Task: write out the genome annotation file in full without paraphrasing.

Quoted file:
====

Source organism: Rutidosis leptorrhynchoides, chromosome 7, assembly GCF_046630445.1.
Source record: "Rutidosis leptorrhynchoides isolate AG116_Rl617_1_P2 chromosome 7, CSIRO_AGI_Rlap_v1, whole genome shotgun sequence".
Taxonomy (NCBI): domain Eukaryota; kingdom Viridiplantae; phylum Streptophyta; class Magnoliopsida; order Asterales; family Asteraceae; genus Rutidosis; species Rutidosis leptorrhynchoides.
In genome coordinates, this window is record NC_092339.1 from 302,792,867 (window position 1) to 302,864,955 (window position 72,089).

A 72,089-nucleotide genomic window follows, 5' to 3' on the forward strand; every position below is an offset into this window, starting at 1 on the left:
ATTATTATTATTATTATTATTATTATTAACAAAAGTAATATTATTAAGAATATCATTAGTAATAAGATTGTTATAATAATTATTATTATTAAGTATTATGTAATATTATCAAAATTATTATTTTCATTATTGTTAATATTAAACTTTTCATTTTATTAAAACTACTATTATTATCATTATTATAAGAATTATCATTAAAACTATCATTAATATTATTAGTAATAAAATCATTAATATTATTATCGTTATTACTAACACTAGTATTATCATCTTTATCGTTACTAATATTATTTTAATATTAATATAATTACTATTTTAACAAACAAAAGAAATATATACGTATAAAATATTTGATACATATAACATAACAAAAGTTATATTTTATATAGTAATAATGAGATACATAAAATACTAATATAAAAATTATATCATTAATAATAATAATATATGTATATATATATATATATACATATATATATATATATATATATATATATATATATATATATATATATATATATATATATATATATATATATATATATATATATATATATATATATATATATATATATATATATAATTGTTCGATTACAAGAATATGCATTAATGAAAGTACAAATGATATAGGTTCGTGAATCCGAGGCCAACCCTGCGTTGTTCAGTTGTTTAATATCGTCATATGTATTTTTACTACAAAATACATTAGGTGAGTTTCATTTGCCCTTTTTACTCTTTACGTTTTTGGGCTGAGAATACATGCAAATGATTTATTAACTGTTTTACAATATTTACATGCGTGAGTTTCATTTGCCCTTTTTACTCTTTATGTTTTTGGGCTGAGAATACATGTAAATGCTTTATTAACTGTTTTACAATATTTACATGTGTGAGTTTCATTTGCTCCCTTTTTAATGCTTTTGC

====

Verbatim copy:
Source organism: Rutidosis leptorrhynchoides, chromosome 7, assembly GCF_046630445.1.
Source record: "Rutidosis leptorrhynchoides isolate AG116_Rl617_1_P2 chromosome 7, CSIRO_AGI_Rlap_v1, whole genome shotgun sequence".
Taxonomy (NCBI): domain Eukaryota; kingdom Viridiplantae; phylum Streptophyta; class Magnoliopsida; order Asterales; family Asteraceae; genus Rutidosis; species Rutidosis leptorrhynchoides.
In genome coordinates, this window is record NC_092339.1 from 302,792,867 (window position 1) to 302,864,955 (window position 72,089).

A 72,089-nucleotide genomic window follows, 5' to 3' on the forward strand; every position below is an offset into this window, starting at 1 on the left:
ATTATTATTATTATTATTATTATTATTAACAAAAGTAATATTATTAAGAATATCATTAGTAATAAGATTGTTATAATAATTATTATTATTAAGTATTATGTAATATTATCAAAATTATTATTTTCATTATTGTTAATATTAAACTTTTCATTTTATTAAAACTACTATTATTATCATTATTATAAGAATTATCATTAAAACTATCATTAATATTATTAGTAATAAAATCATTAATATTATTATCGTTATTACTAACACTAGTATTATCATCTTTATCGTTACTAATATTATTTTAATATTAATATAATTACTATTTTAACAAACAAAAGAAATATATACGTATAAAATATTTGATACATATAACATAACAAAAGTTATATTTTATATAGTAATAATGAGATACATAAAATACTAATATAAAAATTATATCATTAATAATAATAATATATGTATATATATATATATATACATATATATATATATATATATATATATATATATATATATATATATATATATATATATATATATATATATATATATATATATATATATATATATATATATATATATATATATATAATTGTTCGATTACAAGAATATGCATTAATGAAAGTACAAATGATATAGGTTCGTGAATCCGAGGCCAACCCTGCGTTGTTCAGTTGTTTAATATCGTCATATGTATTTTTACTACAAAATACATTAGGTGAGTTTCATTTGCCCTTTTTACTCTTTACGTTTTTGGGCTGAGAATACATGCAAATGATTTATTAACTGTTTTACAATATTTACATGCGTGAGTTTCATTTGCCCTTTTTACTCTTTATGTTTTTGGGCTGAGAATACATGTAAATGCTTTATTAACTGTTTTACAATATTTACATGTGTGAGTTTCATTTGCTCCCTTTTTAATGCTTTTGC